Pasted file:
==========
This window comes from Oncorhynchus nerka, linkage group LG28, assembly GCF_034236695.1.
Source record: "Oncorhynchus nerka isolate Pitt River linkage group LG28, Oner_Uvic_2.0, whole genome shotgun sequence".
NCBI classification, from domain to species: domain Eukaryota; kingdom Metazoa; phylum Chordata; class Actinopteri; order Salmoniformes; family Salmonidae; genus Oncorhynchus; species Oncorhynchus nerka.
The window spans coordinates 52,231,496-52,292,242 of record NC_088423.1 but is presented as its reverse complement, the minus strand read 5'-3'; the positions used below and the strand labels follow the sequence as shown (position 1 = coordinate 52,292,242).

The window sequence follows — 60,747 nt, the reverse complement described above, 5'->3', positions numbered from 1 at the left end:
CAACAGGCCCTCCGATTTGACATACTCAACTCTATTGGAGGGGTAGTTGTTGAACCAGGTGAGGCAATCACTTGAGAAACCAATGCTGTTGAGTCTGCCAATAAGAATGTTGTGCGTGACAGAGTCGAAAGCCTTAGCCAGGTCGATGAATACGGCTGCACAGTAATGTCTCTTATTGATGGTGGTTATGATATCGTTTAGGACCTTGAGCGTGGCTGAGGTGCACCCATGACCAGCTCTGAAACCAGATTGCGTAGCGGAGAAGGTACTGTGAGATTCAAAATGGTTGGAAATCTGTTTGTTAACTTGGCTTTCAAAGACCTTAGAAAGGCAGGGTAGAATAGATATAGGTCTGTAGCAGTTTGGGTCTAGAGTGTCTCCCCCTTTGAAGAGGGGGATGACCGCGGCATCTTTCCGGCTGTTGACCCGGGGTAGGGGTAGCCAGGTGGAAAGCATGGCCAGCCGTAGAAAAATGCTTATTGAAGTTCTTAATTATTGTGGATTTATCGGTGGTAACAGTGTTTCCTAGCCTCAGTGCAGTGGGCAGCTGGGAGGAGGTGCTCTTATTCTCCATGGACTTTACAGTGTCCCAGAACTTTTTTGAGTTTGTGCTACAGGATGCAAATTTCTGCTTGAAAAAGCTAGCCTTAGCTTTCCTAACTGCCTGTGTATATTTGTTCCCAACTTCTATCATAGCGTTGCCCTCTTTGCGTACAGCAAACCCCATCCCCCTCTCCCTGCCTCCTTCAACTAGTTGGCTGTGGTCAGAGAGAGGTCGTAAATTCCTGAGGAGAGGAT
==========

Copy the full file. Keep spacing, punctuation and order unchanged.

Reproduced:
This window comes from Oncorhynchus nerka, linkage group LG28, assembly GCF_034236695.1.
Source record: "Oncorhynchus nerka isolate Pitt River linkage group LG28, Oner_Uvic_2.0, whole genome shotgun sequence".
NCBI classification, from domain to species: domain Eukaryota; kingdom Metazoa; phylum Chordata; class Actinopteri; order Salmoniformes; family Salmonidae; genus Oncorhynchus; species Oncorhynchus nerka.
The window spans coordinates 52,231,496-52,292,242 of record NC_088423.1 but is presented as its reverse complement, the minus strand read 5'-3'; the positions used below and the strand labels follow the sequence as shown (position 1 = coordinate 52,292,242).

The window sequence follows — 60,747 nt, the reverse complement described above, 5'->3', positions numbered from 1 at the left end:
CAACAGGCCCTCCGATTTGACATACTCAACTCTATTGGAGGGGTAGTTGTTGAACCAGGTGAGGCAATCACTTGAGAAACCAATGCTGTTGAGTCTGCCAATAAGAATGTTGTGCGTGACAGAGTCGAAAGCCTTAGCCAGGTCGATGAATACGGCTGCACAGTAATGTCTCTTATTGATGGTGGTTATGATATCGTTTAGGACCTTGAGCGTGGCTGAGGTGCACCCATGACCAGCTCTGAAACCAGATTGCGTAGCGGAGAAGGTACTGTGAGATTCAAAATGGTTGGAAATCTGTTTGTTAACTTGGCTTTCAAAGACCTTAGAAAGGCAGGGTAGAATAGATATAGGTCTGTAGCAGTTTGGGTCTAGAGTGTCTCCCCCTTTGAAGAGGGGGATGACCGCGGCATCTTTCCGGCTGTTGACCCGGGGTAGGGGTAGCCAGGTGGAAAGCATGGCCAGCCGTAGAAAAATGCTTATTGAAGTTCTTAATTATTGTGGATTTATCGGTGGTAACAGTGTTTCCTAGCCTCAGTGCAGTGGGCAGCTGGGAGGAGGTGCTCTTATTCTCCATGGACTTTACAGTGTCCCAGAACTTTTTTGAGTTTGTGCTACAGGATGCAAATTTCTGCTTGAAAAAGCTAGCCTTAGCTTTCCTAACTGCCTGTGTATATTTGTTCCCAACTTCTATCATAGCGTTGCCCTCTTTGCGTACAGCAAACCCCATCCCCCTCTCCCTGCCTCCTTCAACTAGTTGGCTGTGGTCAGAGAGAGGTCGTAAATTCCTGAGGAGAGGAT